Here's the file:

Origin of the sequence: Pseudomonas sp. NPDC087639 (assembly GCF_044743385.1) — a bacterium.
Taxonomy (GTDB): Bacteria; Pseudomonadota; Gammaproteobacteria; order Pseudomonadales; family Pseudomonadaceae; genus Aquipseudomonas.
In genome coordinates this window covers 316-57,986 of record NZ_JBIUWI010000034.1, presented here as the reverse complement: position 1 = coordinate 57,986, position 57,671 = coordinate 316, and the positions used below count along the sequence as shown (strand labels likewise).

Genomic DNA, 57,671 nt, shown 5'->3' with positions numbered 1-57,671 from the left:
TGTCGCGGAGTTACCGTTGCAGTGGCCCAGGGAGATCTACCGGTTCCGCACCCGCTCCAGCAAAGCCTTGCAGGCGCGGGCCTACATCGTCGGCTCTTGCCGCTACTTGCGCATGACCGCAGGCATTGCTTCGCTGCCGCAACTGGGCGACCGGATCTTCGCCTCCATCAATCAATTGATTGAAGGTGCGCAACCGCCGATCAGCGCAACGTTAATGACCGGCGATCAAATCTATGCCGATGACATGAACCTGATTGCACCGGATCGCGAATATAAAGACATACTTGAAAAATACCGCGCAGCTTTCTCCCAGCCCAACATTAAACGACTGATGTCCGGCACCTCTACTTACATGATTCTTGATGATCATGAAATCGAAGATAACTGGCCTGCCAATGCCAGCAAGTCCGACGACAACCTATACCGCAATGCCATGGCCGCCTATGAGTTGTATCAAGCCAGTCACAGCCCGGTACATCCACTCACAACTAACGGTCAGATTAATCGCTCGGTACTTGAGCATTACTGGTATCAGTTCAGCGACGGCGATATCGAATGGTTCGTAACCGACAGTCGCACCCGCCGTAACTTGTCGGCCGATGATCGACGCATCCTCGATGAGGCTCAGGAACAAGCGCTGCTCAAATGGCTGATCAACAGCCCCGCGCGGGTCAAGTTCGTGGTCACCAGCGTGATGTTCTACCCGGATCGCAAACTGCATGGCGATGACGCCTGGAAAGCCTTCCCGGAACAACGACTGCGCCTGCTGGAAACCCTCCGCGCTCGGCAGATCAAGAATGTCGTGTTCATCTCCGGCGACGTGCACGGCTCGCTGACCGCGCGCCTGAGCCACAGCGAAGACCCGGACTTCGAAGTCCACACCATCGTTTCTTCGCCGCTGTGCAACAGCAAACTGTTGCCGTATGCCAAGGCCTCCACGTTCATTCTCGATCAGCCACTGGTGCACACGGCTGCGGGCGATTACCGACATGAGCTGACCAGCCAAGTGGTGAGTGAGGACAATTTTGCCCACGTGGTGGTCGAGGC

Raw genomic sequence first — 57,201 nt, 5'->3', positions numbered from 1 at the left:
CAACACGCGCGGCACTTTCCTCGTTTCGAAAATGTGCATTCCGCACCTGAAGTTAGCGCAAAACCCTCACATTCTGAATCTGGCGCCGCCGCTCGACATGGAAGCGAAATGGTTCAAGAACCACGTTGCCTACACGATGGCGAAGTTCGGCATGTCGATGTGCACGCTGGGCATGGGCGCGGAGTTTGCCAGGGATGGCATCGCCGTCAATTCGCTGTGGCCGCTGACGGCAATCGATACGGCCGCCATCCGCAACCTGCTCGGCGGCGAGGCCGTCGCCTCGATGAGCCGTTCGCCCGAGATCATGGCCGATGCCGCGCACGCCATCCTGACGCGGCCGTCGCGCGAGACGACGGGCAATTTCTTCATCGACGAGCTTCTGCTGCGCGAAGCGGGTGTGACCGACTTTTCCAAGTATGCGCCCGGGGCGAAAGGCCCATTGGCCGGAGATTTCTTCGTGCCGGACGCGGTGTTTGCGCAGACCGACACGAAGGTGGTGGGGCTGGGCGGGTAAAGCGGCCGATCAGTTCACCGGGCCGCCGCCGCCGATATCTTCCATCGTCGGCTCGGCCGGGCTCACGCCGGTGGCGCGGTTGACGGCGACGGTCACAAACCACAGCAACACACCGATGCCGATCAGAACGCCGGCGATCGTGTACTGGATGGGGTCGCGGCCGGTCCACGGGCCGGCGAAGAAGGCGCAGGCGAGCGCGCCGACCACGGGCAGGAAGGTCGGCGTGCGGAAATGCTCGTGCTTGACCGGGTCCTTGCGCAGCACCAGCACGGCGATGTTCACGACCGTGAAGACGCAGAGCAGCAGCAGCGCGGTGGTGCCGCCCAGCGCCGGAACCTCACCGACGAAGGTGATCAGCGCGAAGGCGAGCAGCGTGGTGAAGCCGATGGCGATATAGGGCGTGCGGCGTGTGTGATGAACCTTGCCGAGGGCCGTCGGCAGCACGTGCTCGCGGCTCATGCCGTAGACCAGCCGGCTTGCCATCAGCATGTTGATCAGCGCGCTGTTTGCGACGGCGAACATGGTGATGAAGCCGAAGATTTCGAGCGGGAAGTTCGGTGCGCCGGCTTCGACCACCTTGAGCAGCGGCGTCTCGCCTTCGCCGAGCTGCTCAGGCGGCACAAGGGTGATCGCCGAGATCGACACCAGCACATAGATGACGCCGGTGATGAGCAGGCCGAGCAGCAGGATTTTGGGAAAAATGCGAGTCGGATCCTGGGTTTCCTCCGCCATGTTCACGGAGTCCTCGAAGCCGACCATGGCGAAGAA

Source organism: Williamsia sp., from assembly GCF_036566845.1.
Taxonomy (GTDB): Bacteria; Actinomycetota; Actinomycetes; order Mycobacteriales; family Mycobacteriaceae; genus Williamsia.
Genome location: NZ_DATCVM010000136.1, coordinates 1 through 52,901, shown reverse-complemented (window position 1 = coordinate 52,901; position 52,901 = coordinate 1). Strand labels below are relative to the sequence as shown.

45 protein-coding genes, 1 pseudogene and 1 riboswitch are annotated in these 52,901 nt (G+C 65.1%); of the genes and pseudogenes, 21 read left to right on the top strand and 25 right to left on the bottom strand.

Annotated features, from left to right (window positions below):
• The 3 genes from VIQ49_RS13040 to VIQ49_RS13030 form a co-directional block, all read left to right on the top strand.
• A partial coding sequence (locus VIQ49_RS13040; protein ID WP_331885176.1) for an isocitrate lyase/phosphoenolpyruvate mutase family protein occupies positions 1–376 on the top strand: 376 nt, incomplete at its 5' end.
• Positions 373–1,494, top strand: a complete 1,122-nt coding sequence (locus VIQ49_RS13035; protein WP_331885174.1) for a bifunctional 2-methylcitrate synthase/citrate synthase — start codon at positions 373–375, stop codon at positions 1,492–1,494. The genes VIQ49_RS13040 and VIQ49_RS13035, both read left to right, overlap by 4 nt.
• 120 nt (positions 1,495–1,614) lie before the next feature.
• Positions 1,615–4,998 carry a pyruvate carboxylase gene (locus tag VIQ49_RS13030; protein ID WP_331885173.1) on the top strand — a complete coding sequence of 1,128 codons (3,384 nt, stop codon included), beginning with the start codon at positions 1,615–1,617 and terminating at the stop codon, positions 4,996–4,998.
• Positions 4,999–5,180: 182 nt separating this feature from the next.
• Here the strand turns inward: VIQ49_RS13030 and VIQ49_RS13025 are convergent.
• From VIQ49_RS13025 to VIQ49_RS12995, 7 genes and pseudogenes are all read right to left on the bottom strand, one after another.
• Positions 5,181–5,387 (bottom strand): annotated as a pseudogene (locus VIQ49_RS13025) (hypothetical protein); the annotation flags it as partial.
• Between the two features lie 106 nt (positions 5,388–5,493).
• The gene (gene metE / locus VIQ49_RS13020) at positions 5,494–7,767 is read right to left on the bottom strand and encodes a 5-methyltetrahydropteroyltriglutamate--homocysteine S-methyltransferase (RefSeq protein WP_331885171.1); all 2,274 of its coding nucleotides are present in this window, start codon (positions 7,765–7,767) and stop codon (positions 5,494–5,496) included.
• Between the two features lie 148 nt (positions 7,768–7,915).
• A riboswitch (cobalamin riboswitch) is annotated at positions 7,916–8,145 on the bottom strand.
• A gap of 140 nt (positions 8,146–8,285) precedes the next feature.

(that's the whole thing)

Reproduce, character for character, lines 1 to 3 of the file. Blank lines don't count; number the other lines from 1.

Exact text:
Origin of the sequence: Pseudomonas sp. NPDC087639 (assembly GCF_044743385.1) — a bacterium.
Taxonomy (GTDB): Bacteria; Pseudomonadota; Gammaproteobacteria; order Pseudomonadales; family Pseudomonadaceae; genus Aquipseudomonas.
In genome coordinates this window covers 316-57,986 of record NZ_JBIUWI010000034.1, presented here as the reverse complement: position 1 = coordinate 57,986, position 57,671 = coordinate 316, and the positions used below count along the sequence as shown (strand labels likewise).